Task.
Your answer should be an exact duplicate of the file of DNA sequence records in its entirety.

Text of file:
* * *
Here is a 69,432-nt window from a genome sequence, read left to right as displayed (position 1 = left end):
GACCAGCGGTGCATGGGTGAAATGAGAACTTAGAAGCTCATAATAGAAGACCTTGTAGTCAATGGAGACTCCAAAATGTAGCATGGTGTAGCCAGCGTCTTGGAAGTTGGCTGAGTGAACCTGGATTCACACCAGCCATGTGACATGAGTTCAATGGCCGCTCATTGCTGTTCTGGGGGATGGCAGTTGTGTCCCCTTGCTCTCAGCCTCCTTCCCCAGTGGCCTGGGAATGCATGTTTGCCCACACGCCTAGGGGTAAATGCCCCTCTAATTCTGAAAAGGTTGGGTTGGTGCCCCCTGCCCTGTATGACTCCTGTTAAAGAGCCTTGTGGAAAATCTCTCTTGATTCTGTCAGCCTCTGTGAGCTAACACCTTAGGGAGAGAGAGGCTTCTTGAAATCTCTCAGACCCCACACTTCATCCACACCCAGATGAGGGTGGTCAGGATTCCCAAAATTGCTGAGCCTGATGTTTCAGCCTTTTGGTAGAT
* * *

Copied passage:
Here is a 69,432-nt window from a genome sequence, read left to right as displayed (position 1 = left end):
GACCAGCGGTGCATGGGTGAAATGAGAACTTAGAAGCTCATAATAGAAGACCTTGTAGTCAATGGAGACTCCAAAATGTAGCATGGTGTAGCCAGCGTCTTGGAAGTTGGCTGAGTGAACCTGGATTCACACCAGCCATGTGACATGAGTTCAATGGCCGCTCATTGCTGTTCTGGGGGATGGCAGTTGTGTCCCCTTGCTCTCAGCCTCCTTCCCCAGTGGCCTGGGAATGCATGTTTGCCCACACGCCTAGGGGTAAATGCCCCTCTAATTCTGAAAAGGTTGGGTTGGTGCCCCCTGCCCTGTATGACTCCTGTTAAAGAGCCTTGTGGAAAATCTCTCTTGATTCTGTCAGCCTCTGTGAGCTAACACCTTAGGGAGAGAGAGGCTTCTTGAAATCTCTCAGACCCCACACTTCATCCACACCCAGATGAGGGTGGTCAGGATTCCCAAAATTGCTGAGCCTGATGTTTCAGCCTTTTGGTAGAT